Moray SNP News
Richard Lochhead MSP held further talks with the Chief Executive of the Scottish Ambulance Services yesterday [Wednesday 19th] over the ongoing pressure facing the service in Moray.
There have been concerns raised locally for quite some time now over the number of hospital transfers being carried out by A&E ambulances and the challenges that is creating for staff left trying to respond to emergency calls.
Moray’s MSP has met twice previously with Pauline Howie over the problems in Moray. Since his initial meeting with the Chief Executive steps have been taken by the Scottish Ambulance Service in an effort to improve the situation locally, however reports from staff suggest that these changes haven’t delivered adequate improvements. Mr Lochhead made it clear to Ms Howie when they met yesterday that much more needs to be done.
Speaking after the meeting, Richard Lochhead MSP said:
“This was my third meeting with Pauline Howie in the past year to discuss the ongoing pressures facing the Scottish Ambulance Service in Moray.
“I do welcome the steps taken in recent months to address some of these pressures but I conveyed in the strongest terms to Ms Howie that I am very concerned by what I have heard from local staff and constituents that convince me much more needs to be done.
“I urged management to invest more resources in tackling the number of hospital transfers that emergency vehicles are having to carry out which effectively makes Moray based ambulances unavailable to answer local calls for several hours at a time. I welcome the commitment by Ms Howie to review the deployment and staffing of the special vehicle that is available to carry out such work that in turns means the A & E ambulances don’t have to be used. I was also informed that the term of the new post based at Dr Gray’s to co-ordinate hospitals transfers is to be extended.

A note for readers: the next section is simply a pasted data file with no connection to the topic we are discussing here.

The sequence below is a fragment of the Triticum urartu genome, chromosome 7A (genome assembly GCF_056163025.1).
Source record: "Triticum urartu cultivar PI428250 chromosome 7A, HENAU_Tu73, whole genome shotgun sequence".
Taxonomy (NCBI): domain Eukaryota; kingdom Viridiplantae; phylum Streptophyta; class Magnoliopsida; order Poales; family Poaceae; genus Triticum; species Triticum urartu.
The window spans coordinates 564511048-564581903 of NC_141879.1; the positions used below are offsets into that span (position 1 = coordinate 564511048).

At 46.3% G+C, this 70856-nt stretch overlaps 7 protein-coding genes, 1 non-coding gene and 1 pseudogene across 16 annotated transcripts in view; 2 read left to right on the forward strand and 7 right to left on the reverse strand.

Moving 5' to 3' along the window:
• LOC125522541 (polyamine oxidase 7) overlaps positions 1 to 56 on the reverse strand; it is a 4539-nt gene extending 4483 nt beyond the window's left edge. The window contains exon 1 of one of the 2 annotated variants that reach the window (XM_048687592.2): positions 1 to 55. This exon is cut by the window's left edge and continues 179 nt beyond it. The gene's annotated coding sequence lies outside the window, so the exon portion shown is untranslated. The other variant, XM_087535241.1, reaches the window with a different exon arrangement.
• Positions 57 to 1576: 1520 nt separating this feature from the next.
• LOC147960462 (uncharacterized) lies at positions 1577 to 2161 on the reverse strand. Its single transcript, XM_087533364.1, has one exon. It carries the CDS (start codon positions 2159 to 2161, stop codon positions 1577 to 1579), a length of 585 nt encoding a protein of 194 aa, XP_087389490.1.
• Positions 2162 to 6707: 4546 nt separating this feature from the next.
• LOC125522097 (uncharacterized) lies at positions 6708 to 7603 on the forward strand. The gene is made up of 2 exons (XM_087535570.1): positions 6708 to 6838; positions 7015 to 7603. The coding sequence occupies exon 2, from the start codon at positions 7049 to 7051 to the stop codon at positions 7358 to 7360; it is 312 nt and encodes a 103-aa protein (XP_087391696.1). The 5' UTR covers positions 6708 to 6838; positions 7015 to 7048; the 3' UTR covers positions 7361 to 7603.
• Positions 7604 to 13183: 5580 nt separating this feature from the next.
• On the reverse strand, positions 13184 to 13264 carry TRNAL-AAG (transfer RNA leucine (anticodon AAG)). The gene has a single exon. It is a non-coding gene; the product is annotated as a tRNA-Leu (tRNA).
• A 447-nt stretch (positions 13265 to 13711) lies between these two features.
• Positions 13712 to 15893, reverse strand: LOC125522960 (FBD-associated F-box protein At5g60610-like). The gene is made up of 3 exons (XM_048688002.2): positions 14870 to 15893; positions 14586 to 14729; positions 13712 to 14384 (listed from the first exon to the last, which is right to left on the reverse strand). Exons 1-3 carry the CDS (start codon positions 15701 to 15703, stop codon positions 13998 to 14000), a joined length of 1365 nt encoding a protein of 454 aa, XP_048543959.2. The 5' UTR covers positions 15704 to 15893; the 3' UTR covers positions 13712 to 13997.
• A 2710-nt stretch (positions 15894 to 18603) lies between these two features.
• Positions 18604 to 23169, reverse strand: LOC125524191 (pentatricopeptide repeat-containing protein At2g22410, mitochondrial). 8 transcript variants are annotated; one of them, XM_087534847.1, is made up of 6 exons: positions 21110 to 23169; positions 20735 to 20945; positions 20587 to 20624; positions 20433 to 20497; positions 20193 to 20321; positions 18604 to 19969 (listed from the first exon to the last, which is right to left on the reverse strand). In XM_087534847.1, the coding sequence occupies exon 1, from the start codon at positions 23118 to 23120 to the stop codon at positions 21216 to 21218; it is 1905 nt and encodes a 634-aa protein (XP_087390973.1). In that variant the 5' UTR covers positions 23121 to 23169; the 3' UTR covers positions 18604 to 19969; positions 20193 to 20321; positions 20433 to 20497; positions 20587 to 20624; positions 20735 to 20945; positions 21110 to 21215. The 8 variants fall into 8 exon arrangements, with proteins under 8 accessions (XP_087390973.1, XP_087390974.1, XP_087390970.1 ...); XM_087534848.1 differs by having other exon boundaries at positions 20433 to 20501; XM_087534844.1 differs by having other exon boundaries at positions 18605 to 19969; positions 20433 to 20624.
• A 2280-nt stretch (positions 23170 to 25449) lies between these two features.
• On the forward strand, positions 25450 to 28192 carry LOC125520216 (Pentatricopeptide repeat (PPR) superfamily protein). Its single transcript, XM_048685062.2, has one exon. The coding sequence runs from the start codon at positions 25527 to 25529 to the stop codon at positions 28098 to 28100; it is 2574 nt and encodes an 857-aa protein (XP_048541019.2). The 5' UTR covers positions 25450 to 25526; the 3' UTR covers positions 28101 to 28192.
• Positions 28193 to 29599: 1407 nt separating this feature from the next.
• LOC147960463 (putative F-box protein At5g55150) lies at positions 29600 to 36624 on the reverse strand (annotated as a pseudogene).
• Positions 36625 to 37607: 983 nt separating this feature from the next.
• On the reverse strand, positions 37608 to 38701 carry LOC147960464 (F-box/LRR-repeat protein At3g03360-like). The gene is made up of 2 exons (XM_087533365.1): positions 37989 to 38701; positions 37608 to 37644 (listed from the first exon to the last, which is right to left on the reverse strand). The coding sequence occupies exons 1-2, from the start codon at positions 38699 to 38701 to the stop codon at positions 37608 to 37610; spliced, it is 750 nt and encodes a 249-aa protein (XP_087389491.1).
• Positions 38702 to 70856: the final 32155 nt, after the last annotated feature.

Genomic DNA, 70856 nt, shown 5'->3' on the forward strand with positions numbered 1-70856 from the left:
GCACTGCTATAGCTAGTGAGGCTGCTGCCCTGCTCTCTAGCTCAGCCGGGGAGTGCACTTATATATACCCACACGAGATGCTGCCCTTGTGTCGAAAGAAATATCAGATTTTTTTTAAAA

“I also raised the number of hours some Moray based ambulances in our more rural stations are single manned or where on call staff are unavailable due to having worked long shifts. This in turn puts more pressure on ambulance crews elsewhere in Moray as well as leading to very stressful working conditions for staff.
“SAS management agreed that demand on the service is increasing all the time so it is therefore essential that adequate resources are invested in Moray’s ambulance provision to avoid unacceptable response times and over worked and over stretched staff. The vast majority of the time, the public receive a first class response from our hard working ambulance service but there are some serious pressures having a detrimental impact. I look forward to hearing back from SAS management about how they intend to address local concerns.”